To all you critics, let me say one thing. To this point, calling up Bryce Harper has been the smartest baseball move in the history of the major leagues.
Ok, perhaps it wasn’t, but if you watched tonight, you would agree that it’s certainly up there. But, we’ll get to him later.
Edwin Jackson got the nod this evening, and would be tasked with ending the club’s longest losing streak of the year. The Nats have dropped their last five. Jackson’s performance was a roller coaster of sorts, having it’s highs and it’s lows.
The first inning was one of the high points of the ride, as Jackson pitched a three-up, three-down inning, striking out Aaron Hill and Justin Upton. The next two innings would also be uneventful, highlighted by a 7-pitch third inning. The problems wouldn’t start until the fourth.
It began with Upton and no one on base, which proved to be a blessing, as he would take it deep and gone to bring the score even at 1.
After allowing runners to reach first and third with no out, Jackson managed to get out of the fourth inning allowing only one more run, largely due to (now we’re back to him) another highlight-reel play by Harper. But this time he was not in his Superman costume, as he was during that Game 3 catch against the Dodgers on Sunday. No, this time Harper would channel his inner Rick Ankiel to throw a Paul Goldschmidt flyout home on an absolute bullet to keep third-base runner Jason Kubel from running. And like Ankiel, Harper earned a standing ovation for a throw that didn’t even record an out.
And then he did it at the plate. You remember the stellar patience and excellent batter’s eye that Harper showed in the ninth inning against the Dodgers this last weekend, and he did it again. After getting into an 0-2 count, Harper worked 3 straight balls and allowed Danny Espinosa (who had drawn a walk in the prior at-bat) to reach second. And then the power came. Curse that tall right-center wall. Had this been some other ballparks, I would’ve had the honor of recapping true history; Bryce Harper’s first major league home run. But instead Harper took the full count inside pitch just inches (probably four or five) from the seats. It turned into his second double of the year, and tied the game at 2.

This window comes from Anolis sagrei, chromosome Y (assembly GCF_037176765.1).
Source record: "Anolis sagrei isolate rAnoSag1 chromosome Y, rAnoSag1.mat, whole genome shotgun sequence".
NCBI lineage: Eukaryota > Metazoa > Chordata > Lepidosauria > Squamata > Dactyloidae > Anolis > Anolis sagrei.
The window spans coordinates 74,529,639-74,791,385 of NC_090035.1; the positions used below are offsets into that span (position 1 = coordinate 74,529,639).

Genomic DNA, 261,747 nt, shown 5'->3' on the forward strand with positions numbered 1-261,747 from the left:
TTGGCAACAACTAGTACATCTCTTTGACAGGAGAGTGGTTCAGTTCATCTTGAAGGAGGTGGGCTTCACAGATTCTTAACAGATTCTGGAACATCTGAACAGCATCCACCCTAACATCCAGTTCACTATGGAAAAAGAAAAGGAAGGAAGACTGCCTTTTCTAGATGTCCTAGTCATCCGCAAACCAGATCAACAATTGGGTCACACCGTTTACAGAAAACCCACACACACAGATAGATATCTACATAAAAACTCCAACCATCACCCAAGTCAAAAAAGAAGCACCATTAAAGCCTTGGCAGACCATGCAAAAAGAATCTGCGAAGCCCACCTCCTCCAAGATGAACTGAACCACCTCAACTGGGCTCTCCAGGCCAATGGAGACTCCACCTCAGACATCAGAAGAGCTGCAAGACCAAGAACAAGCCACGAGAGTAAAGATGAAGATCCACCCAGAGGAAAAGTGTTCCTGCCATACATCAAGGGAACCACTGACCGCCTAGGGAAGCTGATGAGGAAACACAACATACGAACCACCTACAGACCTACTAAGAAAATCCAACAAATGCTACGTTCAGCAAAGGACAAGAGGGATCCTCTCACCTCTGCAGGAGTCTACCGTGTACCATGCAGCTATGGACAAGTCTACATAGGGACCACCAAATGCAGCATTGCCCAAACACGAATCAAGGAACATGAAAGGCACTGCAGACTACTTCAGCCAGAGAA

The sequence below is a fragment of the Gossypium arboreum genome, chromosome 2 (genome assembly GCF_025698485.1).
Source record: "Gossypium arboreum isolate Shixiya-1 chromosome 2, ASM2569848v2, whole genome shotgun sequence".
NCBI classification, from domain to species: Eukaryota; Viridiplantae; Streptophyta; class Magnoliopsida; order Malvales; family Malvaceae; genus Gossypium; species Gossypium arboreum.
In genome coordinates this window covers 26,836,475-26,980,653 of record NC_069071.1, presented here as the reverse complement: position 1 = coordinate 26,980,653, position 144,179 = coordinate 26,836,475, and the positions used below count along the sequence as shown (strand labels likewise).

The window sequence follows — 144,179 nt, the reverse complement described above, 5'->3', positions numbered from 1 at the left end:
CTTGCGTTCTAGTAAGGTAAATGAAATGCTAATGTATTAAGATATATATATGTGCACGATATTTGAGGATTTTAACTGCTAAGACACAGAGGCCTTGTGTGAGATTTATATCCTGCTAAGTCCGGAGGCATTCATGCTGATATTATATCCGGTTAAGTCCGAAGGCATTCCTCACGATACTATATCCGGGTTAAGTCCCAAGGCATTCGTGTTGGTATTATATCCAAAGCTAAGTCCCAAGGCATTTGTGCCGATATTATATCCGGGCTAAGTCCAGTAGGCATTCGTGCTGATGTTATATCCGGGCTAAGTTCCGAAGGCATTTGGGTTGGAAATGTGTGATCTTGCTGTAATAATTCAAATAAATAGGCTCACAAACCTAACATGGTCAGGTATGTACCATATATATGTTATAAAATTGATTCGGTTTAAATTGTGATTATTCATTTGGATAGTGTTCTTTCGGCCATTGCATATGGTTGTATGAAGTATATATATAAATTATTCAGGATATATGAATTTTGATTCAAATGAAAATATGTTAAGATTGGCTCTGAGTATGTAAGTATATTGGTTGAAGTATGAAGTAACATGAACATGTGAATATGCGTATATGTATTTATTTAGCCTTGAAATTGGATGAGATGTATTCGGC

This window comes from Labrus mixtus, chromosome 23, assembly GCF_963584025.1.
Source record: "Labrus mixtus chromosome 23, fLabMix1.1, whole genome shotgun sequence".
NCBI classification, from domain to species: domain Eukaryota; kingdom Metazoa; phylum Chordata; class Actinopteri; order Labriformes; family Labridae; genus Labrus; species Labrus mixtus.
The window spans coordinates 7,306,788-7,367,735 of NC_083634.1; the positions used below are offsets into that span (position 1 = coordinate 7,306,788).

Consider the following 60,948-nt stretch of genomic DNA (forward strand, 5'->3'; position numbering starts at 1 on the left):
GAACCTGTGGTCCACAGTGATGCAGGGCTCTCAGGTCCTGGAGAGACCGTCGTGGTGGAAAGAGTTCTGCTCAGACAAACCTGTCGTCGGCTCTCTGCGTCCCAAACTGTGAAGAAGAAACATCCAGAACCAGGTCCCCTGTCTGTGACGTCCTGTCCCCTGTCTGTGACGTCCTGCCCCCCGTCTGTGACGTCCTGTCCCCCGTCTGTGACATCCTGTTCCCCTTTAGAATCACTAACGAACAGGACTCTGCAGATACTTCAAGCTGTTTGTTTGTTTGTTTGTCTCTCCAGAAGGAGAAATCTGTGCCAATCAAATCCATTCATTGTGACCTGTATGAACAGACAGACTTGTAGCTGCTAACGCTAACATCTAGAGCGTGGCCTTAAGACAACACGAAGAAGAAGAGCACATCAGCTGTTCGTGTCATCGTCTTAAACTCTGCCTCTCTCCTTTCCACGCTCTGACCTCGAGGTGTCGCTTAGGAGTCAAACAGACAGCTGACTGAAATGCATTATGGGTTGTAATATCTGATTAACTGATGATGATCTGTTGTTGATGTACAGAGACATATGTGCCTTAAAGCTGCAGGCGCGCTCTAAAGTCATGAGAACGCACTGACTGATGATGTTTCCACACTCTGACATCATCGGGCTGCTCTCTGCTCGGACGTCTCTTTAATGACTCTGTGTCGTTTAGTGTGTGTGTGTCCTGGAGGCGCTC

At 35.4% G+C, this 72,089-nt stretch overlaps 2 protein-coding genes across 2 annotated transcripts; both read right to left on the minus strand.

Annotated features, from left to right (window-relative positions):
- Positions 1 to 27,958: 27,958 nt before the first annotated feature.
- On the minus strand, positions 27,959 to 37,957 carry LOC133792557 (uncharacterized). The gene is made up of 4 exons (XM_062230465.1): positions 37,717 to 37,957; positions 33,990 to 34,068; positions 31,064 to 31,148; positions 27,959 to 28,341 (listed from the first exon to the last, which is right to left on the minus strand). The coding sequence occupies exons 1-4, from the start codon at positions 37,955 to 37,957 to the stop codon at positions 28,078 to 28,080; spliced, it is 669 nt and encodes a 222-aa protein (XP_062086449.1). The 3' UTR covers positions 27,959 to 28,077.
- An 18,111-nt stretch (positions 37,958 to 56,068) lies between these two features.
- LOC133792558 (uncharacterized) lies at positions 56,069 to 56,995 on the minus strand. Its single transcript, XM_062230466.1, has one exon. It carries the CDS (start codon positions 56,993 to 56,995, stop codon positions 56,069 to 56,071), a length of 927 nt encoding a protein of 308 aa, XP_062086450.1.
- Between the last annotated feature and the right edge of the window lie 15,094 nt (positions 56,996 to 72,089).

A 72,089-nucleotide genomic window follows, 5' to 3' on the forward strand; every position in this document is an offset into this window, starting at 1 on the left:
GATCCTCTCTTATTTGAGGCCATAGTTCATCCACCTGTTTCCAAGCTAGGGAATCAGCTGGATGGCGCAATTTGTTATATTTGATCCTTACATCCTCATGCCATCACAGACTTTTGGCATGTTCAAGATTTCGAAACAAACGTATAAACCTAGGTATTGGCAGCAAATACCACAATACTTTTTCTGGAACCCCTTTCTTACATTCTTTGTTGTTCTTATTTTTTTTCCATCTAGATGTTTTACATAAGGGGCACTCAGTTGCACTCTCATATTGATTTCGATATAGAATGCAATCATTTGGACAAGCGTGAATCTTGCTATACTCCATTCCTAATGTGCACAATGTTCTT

“Wow, Harper had a great game!” Well yes, but he still wasn’t done. The batter was Wilson Ramos, and he didn’t get it done. But yet, he did. It was a ground ball to second base, but Hill muffed it, allowing Ramos to reach first. But, Harper wasn’t content with just advancing to third. In fact, he never even slowed down. Harper darted from second all the way to home plate, but the ball beat him there by a good three feet.
But this is Bryce Harper, and he’s not going down without a fight. So, he slid into home and put his hands up. His hand projected forward, and were thrown into the glove of catcher Miguel Montero, knocking the ball lose, allowing Harper to score. 3-2 Washington.
And then it was Arizona again. It seemed that momentum was in favor of the Nats, but apparently momentum has a short attention span. After a scoreless fifth from both sides, the D’backs struck back with 2 more runs in the sixth courtesy of a Goldschmidt double and a Ryan Roberts single. That would be it for Jackson, and Craig Stammen would come in to relieve in the seventh. Stammen would cruise through 2 scoreless, striking out 1 and inducing a double play in the eighth.
The bottom of the eighth saw the first two men of the inning reach base, but it would be a wasted offensive opportunity as the next three batters (Adam LaRoche, Jesus Flores, Espinosa) would be retired in order.
It seemed like de ja vu when Harper hit a laser off the right field wall once again in the bottom of the ninth; the second time we thought it was gone. But, he would reach second again, bringing Ramos to the plate. Ramos would go down on four pitches, failing to advance Harper, passing the task of tying the game to the pinch-hitting Ankiel. After working the count 1-2 like Ramos, Ankiel would also go down, giving Ian Desmond the chance to be the hero; Harper in scoring position, two down.
Desmond came into the at-bat hitting 1-4 on the day, with a double in the first inning. However, he would double (no pun intended) his hit total for the game, and would do so in style. On the 1-2 count (yes, that was a ninth-inning motif, wasn’t it…), Desmond sent an absolute bomb to deep left-center, right to the feet of the remaining D’back bullpen arms, just to rub it in a little bit more. Harper scores, Desmond jumps Michael Jordan-style dunking his helmet, landing on home plate. Nats win 5-4 in walk-off fashion.
Champ of the Game: Ian Desmond: He went 2-5 including the clutch 1-2 count, 2-out, 2-run walk-off homer to give the Nats the comeback victory. I’ll let the video highlights speak for themselves.
For the Diamondbacks, Ryan Roberts had 2 RBIs on the night, leading the team in that category.
Chump of the Game: This award goes to Adam LaRoche, Jesus Flores and Danny Espinosa, all incapable of capitalizing on the two base runners to kick off the eighth inning. These three were retired in order and the runners never left their bases.
Considering the all-around quality of play this evening, J.J Putz gets the award for the D’Backs, blowing the save in the ninth.
Unsung Hero: Well, he’s not unsung, but he deserves mention in this section and Desmond is the champ. It’s Bryce Harper taking the cake tonight, after going 3-4 with 2 doubles, 2 runs, an RBI and some stellar defense. Fun stat, Harper collected 60% of his big-league hits in tonights game.
Miguel Montero collected three knocks for the D’Backs, so he gets the award this evening. Being on base is always an important part of a team’s offense!